CA Legislature Approves Bill to Fight Ageism in Hollywood

A bill approved by the California legislature this week would allow actors to request that their ages be scrubbed from casting websites, in what supporters hope will be an important step in combating ageism in Hollywood.

AB 1687, authored by Assemblyman Ian Calderon (D-Los Angeles), was approved earlier this week by the state Assembly.

The bill’s supporters — including SAG-AFTRA president and former Beverly Hills 90210 actress Gabrielle Carteris — argue that the law is necessary to keep Hollywood casting agents from discriminating based on age.

“My role on Beverly Hills, 90210 could not have happened for me today, plain and simple. I would never have been called to audition for the part of 16-year-old Andrea Zuckerman if they had known I was 29,” Carteris wrote in an essay for the Hollywood Reporter on Wednesday. “Electronic casting sites did not exist in 1990; today, they are prevalent and influential. And they affect casting decisions even when casting personnel don’t recognize their unconscious bias.

Carteris charged that Hollywood actors face “blatant age discrimination every day” as industry websites like the Internet Movie Database (IMDb) and StudioSystem “force” casting agents to consider their ages when making decisions, whether they realize it or not.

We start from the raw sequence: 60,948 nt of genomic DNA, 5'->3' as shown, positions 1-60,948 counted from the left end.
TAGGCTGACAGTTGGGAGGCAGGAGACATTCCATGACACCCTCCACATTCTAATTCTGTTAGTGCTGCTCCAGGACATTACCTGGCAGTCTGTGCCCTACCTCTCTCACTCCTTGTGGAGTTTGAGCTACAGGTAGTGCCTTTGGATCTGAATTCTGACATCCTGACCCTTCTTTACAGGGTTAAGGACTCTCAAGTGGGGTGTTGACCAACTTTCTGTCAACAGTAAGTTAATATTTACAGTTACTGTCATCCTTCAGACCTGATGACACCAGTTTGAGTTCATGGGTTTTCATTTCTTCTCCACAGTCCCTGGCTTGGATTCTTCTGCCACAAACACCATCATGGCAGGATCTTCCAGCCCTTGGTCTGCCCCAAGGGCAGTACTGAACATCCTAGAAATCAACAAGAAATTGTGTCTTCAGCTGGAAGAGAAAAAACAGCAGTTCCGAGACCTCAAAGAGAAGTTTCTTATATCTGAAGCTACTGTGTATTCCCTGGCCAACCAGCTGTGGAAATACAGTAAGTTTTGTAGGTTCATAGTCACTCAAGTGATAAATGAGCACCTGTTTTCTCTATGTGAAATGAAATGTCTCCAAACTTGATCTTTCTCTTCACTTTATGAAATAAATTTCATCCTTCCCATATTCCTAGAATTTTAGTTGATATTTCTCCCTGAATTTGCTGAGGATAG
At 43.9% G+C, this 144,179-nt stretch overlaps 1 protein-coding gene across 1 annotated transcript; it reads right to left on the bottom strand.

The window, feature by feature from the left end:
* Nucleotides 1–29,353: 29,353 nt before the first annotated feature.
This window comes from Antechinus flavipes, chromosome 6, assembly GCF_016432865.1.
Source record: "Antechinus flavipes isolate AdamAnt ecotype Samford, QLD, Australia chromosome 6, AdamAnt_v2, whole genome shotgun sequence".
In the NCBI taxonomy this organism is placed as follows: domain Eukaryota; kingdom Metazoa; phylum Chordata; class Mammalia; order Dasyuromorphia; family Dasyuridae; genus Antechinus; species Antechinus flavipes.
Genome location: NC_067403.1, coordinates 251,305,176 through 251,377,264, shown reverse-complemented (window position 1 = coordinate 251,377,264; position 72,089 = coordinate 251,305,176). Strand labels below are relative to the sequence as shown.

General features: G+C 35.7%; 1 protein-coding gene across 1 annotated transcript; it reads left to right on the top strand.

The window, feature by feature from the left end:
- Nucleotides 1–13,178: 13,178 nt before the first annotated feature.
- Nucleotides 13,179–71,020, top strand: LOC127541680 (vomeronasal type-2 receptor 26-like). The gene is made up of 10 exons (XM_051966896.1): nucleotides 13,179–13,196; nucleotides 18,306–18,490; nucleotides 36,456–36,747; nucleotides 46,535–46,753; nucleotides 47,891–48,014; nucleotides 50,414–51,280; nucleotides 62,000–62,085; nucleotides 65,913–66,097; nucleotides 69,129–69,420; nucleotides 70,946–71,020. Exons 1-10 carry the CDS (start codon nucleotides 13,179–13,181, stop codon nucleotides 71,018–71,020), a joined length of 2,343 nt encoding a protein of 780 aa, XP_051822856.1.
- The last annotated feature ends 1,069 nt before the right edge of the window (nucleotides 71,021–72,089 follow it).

The issue of ageism has long been a topic of discussion in Hollywood, with several big-name stars including Anne Hathaway, Rachel Weisz and Liv Tyler all speaking out on the issue in recent years.

Just this week, actress Renée Zellweger expressed disappointment about Hollywood’s attitudes toward older women in an interview with the Hollywood Reporter.

I’ve never seen the maturation of a woman as a negative thing,” the Bridget Jones’s Baby star told the outlet. “I’ve never seen a woman stepping into her more powerful self as a negative.”

Despite the bill’s approval in the Legislature, some California Republicans say it will do little to curb actual age discrimination in the industry.

“I don’t know what’s so sacred about celebrity birth dates,” Republican state Senator Jim Nielsen told the Los Angeles Times. “[Lawmakers] birth dates are everywhere. These celebrities are public figures just like most of us.”

The bill next heads to the Office of Engrossing and Enrolling for proofreading and then to Gov. Jerry Brown’s desk.

 

Follow Daniel Nussbaum on Twitter: @dznussbaum


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